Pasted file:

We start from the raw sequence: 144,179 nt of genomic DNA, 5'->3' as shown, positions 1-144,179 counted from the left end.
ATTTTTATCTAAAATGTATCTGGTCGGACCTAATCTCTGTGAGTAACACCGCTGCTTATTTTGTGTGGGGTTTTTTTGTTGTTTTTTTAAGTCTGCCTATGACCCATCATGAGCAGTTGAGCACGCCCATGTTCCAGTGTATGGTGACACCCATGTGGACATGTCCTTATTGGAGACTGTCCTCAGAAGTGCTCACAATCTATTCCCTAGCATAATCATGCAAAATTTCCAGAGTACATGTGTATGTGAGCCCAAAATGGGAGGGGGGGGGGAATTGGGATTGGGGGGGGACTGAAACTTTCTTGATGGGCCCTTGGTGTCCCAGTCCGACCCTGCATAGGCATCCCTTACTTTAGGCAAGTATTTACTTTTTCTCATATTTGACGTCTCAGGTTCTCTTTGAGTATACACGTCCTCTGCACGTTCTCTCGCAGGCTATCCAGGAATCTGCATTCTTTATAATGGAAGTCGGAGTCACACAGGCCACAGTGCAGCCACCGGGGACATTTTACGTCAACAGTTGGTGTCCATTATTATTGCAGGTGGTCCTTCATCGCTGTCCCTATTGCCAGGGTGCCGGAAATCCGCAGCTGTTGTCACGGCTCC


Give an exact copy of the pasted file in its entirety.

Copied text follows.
We start from the raw sequence: 144,179 nt of genomic DNA, 5'->3' as shown, positions 1-144,179 counted from the left end.
ATTTTTATCTAAAATGTATCTGGTCGGACCTAATCTCTGTGAGTAACACCGCTGCTTATTTTGTGTGGGGTTTTTTTGTTGTTTTTTTAAGTCTGCCTATGACCCATCATGAGCAGTTGAGCACGCCCATGTTCCAGTGTATGGTGACACCCATGTGGACATGTCCTTATTGGAGACTGTCCTCAGAAGTGCTCACAATCTATTCCCTAGCATAATCATGCAAAATTTCCAGAGTACATGTGTATGTGAGCCCAAAATGGGAGGGGGGGGGGAATTGGGATTGGGGGGGGACTGAAACTTTCTTGATGGGCCCTTGGTGTCCCAGTCCGACCCTGCATAGGCATCCCTTACTTTAGGCAAGTATTTACTTTTTCTCATATTTGACGTCTCAGGTTCTCTTTGAGTATACACGTCCTCTGCACGTTCTCTCGCAGGCTATCCAGGAATCTGCATTCTTTATAATGGAAGTCGGAGTCACACAGGCCACAGTGCAGCCACCGGGGACATTTTACGTCAACAGTTGGTGTCCATTATTATTGCAGGTGGTCCTTCATCGCTGTCCCTATTGCCAGGGTGCCGGAAATCCGCAGCTGTTGTCACGGCTCC